Rick Rideout

Track Plan and Sub-Roadbed

Rick Rideout
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Duration:   5  mins

Rick Rideout is able to accomodate his large L&N layout room, wide isles, and over 500 feet of main line in the basement of his home. Luckily for Rideout, it was easy for him to make room for his layout because he was able to build his entire house from scratch. Rideout worked with his wife Vicky to first draw a layout before designing the rest of the house. The location of the basement’s furnace, water heater, water pipes, and more were all determined by the placement of the railroad. The layout room includes a lounge area with the railroad’s operating computer. Rideout paid special attention to the cosmetics of his layout room so that when others came to view the railroad he could feel proud of his life’s work.

All the work that Rideout has put into his layout over the years can start to weigh down on him. To get over the hump, Rideout tried to average 50 hours a week on the layout in his first year so that he could push through the tedious work and enjoy operation. All the track was laid before the scenery. Laying track is very repetitive and requires doing the same motion over and over again. Rideout tried to get into a rhythm so that he could push through and finish it up to avoid the struggle of starting up again later.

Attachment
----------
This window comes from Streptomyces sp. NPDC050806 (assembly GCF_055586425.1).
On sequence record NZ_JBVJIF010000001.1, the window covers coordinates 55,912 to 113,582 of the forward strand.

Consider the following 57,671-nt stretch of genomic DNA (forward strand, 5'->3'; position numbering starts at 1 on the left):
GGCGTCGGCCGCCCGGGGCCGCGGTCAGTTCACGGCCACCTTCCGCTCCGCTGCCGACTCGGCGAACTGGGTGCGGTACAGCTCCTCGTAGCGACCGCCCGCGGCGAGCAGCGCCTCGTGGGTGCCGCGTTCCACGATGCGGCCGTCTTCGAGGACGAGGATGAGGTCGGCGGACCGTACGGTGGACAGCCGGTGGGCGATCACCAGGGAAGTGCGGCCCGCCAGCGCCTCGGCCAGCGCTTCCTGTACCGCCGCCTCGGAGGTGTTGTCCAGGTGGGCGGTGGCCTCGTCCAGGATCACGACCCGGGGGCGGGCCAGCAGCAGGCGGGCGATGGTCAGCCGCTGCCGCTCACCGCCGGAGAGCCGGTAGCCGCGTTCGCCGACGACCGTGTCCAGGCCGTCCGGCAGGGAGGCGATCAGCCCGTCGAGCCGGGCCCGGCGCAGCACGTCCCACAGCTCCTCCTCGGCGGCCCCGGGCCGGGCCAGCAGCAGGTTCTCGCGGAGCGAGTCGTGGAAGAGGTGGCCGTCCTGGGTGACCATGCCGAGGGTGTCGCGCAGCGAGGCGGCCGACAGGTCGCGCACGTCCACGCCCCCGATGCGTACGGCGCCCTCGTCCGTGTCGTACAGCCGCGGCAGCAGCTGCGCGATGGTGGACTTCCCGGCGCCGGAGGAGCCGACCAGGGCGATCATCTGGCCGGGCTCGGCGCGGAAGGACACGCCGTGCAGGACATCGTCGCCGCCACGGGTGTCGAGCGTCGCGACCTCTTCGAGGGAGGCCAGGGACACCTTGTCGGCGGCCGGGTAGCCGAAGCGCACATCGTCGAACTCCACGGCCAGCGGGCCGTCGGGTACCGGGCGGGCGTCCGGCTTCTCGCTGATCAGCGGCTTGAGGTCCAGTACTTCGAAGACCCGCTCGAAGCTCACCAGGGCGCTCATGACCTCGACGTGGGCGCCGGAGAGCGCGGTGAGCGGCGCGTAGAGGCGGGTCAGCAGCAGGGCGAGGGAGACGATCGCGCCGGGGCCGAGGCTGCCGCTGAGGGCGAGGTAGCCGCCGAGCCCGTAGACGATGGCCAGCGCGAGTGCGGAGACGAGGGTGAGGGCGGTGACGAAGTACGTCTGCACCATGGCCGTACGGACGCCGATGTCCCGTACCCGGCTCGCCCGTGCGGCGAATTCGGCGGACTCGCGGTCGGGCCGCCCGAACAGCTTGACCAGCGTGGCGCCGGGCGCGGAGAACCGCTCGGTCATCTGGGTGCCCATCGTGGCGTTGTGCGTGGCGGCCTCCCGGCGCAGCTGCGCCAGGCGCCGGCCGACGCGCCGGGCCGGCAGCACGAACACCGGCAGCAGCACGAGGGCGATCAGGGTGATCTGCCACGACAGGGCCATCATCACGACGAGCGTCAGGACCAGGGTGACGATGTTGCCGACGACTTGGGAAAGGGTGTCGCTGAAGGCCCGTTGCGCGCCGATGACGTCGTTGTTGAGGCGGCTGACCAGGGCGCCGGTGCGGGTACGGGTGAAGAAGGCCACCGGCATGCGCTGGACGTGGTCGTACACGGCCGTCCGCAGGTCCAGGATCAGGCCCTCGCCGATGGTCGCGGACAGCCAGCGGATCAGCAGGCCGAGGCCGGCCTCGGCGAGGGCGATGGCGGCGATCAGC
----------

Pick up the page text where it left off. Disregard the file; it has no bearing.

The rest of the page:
Rideout used flex track on his layout because he knew from previous experience how time-consuming it could be to hand-lay and flex track can be just as good as hand-laid. To create his subroadbed Rideout cut ⅜ sheets of plywood with a table saw into 2 ½ inch wide pieces. He then stacked them on their side and with an arm saw cut six to seven pieces at a time at 2 inch intervals ¾ of the way through the material. These made a flexible roadbed capable of bending at a 60 degree curve. Rideout then laid the plywood on the cross pieces and used finishing nails on either side of the subroadbed to keep its desired curve. Using Elmer’s yellow glue to adhere the pieces of plywood together, he placed them to offset the notches and clamped the pieces together. After dried, the curved subroadbed was nailed to the risers.

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